"The technology is there to develop this and it has an interesting profile relative to conventional gas," he said. "Coal-bed methane actually increases in production over the life of the reserve."
Although the company has quickly acquired a big asset base, growth targets are still ambitious. Barker-Homek would like to see it hit US $20 billion in the next 12 months and then somewhere between US $40-60 billion by 2012.
It's a steep growth trajectory, but one that is necessary if TAQA is to benefit from economies of scale. There would be other benefits too, the opportunity to gather best practices from the acquisition targets and the ability to offer employees a chance to grow. Without growth, Barker-Homek feels TAQA would run the risk of offering employees limited career paths.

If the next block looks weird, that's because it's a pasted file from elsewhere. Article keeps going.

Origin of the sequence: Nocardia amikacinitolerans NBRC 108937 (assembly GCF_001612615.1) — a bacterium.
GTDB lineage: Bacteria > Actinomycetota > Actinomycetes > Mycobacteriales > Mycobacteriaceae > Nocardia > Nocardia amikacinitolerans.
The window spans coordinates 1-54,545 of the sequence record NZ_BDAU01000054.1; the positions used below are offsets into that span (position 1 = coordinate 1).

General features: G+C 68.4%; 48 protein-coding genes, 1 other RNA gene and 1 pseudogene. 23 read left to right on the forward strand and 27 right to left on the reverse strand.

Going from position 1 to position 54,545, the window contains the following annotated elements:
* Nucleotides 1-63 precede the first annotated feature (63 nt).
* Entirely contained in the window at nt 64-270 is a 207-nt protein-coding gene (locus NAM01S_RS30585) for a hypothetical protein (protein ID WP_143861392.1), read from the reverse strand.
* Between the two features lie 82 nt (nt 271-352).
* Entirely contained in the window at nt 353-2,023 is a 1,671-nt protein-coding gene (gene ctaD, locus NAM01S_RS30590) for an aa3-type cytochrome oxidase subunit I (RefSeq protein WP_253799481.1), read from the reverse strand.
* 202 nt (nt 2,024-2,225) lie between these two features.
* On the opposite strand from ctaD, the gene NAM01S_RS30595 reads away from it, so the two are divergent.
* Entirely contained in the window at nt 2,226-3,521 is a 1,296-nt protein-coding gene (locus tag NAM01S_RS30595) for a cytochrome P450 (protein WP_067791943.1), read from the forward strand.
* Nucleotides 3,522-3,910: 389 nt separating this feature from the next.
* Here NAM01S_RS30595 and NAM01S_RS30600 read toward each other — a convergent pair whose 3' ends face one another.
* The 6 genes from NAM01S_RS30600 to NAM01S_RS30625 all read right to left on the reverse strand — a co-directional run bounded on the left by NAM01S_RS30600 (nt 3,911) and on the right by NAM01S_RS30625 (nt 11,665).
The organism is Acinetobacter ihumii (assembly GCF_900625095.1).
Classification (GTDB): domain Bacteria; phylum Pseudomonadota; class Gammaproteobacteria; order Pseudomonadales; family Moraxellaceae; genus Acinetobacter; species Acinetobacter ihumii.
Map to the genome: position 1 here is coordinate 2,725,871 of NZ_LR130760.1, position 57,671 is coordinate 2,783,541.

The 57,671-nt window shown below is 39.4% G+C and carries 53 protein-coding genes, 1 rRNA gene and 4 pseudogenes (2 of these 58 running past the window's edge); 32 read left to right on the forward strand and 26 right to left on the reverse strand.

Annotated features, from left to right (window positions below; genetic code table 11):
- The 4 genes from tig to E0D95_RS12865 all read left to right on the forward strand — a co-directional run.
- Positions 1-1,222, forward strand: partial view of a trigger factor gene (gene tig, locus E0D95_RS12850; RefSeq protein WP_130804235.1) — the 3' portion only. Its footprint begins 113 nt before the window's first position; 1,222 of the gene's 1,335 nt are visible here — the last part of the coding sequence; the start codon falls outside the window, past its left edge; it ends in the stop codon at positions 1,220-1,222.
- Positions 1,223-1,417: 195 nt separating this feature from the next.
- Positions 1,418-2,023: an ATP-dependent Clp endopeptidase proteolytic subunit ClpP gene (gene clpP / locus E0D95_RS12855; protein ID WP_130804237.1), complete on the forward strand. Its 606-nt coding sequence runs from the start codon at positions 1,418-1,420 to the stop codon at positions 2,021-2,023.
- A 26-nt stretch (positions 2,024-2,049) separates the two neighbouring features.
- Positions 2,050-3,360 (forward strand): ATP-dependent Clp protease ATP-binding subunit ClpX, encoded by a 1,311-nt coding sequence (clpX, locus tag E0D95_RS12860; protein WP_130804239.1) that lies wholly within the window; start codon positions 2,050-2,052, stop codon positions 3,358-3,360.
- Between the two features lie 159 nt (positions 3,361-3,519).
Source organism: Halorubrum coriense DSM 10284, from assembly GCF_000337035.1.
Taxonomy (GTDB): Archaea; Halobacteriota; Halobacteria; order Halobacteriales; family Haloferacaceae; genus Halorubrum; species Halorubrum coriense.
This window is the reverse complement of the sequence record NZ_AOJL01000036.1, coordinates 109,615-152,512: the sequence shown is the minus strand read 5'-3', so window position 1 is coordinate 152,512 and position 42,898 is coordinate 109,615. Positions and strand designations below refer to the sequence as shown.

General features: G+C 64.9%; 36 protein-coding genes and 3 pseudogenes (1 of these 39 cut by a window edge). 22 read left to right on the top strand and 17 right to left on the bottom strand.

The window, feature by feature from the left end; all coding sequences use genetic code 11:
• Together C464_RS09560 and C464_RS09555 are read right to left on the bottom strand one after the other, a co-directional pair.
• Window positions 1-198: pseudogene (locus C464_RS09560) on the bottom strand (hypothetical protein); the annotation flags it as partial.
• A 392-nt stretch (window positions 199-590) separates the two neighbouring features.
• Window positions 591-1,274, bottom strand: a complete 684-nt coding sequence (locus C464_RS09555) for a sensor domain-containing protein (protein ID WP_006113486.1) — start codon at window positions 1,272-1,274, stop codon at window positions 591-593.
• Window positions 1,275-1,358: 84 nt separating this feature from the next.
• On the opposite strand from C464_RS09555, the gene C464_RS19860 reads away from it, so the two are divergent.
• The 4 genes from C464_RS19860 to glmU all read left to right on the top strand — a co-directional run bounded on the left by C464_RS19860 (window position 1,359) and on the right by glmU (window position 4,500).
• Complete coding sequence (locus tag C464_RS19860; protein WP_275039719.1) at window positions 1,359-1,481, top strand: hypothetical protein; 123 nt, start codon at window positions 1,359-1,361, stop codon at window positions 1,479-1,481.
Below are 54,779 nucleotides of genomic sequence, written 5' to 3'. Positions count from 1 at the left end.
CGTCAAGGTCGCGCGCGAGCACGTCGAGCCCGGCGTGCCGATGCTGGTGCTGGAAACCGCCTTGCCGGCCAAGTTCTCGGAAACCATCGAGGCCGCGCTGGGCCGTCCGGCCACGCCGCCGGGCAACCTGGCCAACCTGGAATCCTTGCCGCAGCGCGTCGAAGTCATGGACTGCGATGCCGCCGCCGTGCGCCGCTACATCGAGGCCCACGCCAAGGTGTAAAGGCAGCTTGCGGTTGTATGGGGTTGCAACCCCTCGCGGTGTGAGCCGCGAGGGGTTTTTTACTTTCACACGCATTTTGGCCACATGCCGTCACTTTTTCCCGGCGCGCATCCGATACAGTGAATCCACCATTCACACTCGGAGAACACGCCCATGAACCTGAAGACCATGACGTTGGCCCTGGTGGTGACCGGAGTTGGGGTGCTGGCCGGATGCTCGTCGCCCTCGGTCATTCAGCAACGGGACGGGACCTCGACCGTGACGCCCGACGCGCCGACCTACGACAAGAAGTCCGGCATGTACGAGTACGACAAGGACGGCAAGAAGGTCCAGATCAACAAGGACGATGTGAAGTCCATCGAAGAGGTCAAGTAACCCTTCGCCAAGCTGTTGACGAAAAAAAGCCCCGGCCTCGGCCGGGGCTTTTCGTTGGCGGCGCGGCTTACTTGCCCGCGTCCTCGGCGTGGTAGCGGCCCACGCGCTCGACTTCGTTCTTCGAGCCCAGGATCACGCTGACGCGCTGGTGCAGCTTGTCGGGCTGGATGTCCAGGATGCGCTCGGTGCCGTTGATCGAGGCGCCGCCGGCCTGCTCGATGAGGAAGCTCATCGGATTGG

"You really want to create a dynamic workforce, multi-cultural and multi-regional," he said. "By expanding out and establishing frontiers in Canada and Europe, we can acquire people and skills and they can work in local or other markets.
"The thing about TAQA is because we have started out life as a multi-national corporation, we don't have a dominant embedded culture. We really have what I think is a unique business model, we are a US $16 billion start-up and have the opportunity to really pick the best of all practices and incorporate them into the way TAQA does business."